In This Article The Evidence of Evolution

  • Introduction
  • General Overviews
  • Textbooks
  • Journals
  • Educational Resources and Databases
  • Human Evolution
  • Evolution in the Fossil Record

Evolutionary Biology The Evidence of Evolution
by
Kenneth Olsen
  • LAST REVIEWED: 19 May 2015
  • LAST MODIFIED: 13 January 2014
  • DOI: 10.1093/obo/9780199941728-0031

Introduction

Nothing in biology makes sense except in the light of evolution.” This statement, the title of a 1973 essay by the evolutionary biologist Theodosius Dobzhansky (b. 1900–d. 1975), encapsulates the central position that evolution holds in biology. While public understanding and acceptance of evolution is notoriously low, with fewer than half of adults in countries such as the United States and Turkey accepting evolution as fact (J. D. Miller, E. C. Scott, and S. Okamoto, Public acceptance of evolution, Science 313 (2006): 765–766), the overwhelming scientific consensus is that evolution is an incontrovertible component of our planet’s history and ongoing biology. Indeed, virtually all aspects of biology can be viewed in one way or another as providing evidence of evolution. Evolution is what accounts for the signs of shared biological ancestry that appear throughout our natural world, ranging from anatomy and development, to fossils, to genome structure and gene sequences. Evolution also explains the vast number of living species on the planet, as well as their adaptations into different ecological niches. Evolution can be defined as changes in lineages of organisms over successive generations. These changes may be described at the level of genes and genetic variation, or at the level of observable traits (phenotypes). Because evolution is a process that has both shaped the history of life on Earth and continues to operate today, the lines of evidence for evolution outlined in the sections below fall into two general categories: those documenting ongoing or very recent evolution (Evolution Caused by Human Activity, Evolution in Wild Species, Human Evolution), and those documenting shared ancestral origins of now-diverged lineages (Evolution in the Fossil Record, Evidence of Shared Ancestry).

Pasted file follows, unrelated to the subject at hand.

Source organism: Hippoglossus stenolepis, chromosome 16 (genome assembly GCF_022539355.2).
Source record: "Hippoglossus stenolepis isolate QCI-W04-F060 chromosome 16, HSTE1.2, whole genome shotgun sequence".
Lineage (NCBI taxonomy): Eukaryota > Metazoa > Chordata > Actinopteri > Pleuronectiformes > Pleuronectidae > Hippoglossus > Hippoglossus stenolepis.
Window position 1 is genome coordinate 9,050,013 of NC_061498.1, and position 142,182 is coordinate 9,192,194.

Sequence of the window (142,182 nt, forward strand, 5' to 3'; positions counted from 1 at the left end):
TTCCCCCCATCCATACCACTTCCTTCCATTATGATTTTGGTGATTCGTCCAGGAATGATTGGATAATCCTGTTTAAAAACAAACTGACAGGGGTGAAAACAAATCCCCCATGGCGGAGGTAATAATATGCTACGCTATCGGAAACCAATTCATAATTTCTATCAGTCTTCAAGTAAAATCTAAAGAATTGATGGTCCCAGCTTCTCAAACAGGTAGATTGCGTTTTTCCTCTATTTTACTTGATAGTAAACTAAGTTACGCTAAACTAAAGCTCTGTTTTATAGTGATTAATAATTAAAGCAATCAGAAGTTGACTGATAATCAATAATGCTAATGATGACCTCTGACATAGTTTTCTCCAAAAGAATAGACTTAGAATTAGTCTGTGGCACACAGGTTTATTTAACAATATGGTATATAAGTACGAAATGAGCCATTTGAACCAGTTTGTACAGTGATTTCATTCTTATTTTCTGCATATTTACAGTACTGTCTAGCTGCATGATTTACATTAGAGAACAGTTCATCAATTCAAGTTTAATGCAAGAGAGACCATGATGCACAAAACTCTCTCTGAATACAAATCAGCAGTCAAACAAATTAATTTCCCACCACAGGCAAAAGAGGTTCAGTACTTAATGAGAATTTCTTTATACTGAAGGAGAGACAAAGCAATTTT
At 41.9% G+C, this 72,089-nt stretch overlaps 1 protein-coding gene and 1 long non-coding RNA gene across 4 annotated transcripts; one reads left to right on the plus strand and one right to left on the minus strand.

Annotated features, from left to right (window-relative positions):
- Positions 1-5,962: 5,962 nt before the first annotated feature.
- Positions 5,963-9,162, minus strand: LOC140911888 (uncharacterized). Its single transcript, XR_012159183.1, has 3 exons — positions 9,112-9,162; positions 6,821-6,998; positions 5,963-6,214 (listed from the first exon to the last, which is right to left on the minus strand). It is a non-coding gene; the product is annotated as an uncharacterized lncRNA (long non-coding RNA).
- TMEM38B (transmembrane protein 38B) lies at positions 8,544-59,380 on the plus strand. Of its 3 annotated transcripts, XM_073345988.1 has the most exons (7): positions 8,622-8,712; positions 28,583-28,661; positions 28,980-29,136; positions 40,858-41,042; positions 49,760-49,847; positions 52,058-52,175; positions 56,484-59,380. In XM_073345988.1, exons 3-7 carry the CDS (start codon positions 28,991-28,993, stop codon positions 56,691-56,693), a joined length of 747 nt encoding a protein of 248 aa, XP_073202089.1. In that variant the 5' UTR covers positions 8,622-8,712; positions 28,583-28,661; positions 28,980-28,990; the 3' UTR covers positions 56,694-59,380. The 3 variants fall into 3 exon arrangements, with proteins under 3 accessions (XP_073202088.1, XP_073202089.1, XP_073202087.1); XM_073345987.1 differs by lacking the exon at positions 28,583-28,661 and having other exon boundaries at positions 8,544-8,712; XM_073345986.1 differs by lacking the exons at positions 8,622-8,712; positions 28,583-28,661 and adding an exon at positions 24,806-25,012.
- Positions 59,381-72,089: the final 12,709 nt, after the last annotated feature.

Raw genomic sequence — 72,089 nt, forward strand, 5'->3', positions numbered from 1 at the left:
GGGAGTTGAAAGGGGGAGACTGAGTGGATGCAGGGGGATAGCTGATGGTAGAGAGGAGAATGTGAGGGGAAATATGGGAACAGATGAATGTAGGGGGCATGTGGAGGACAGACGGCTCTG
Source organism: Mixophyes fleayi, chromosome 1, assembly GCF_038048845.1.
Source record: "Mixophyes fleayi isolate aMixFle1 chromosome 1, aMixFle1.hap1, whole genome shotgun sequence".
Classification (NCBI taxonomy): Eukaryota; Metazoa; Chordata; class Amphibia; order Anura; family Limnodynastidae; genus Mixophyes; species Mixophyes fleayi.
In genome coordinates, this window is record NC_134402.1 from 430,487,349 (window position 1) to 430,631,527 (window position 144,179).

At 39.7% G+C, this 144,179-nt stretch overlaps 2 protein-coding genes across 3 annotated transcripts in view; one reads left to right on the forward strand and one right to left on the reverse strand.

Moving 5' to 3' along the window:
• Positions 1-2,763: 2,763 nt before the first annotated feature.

General Overviews

The citations in this section provide overviews of evolutionary theory and evidence for evolution. Darwin 1859 provides the foundation, albeit incomplete, for all modern evolutionary theory. Because Darwin lacked an understanding of Mendelian inheritance, he was unable to adequately explain how traits favored under natural selection could be differentially transmitted over successive generations. The rediscovery of Mendel’s laws in the early 20th century, and the subsequent integration of Darwin’s theory with population genetics, systematics, paleontology, and other disciplines, led to the “Modern Synthesis” of the mid-20th century. With some modifications (such as to incorporate insights from molecular biology), the Modern Synthesis has continued to provide a basic framework for modern evolutionary theory. Mayr 1982 provides a useful scientific retrospective on the development of the Modern Synthesis. Jacob 1977 is important in articulating the idea that evolution does not create perfect adaptations, but rather generates workable solutions with available genetic and developmental materials. Losos, et al. 2013 provides a scholarly overview of evolutionary theory. With the growth in creationist attacks on evolution in the United States in the last three decades, most contemporary overviews of evolution that are written for nonscientists are oriented to provide counterarguments to creationist objections. Coyne 2009 and Dawkins 2009 provide two such examples. Carroll 2006 focuses specifically on genetic data as evidence, while Sober 2008 develops a formal philosophical argument in support of evolution.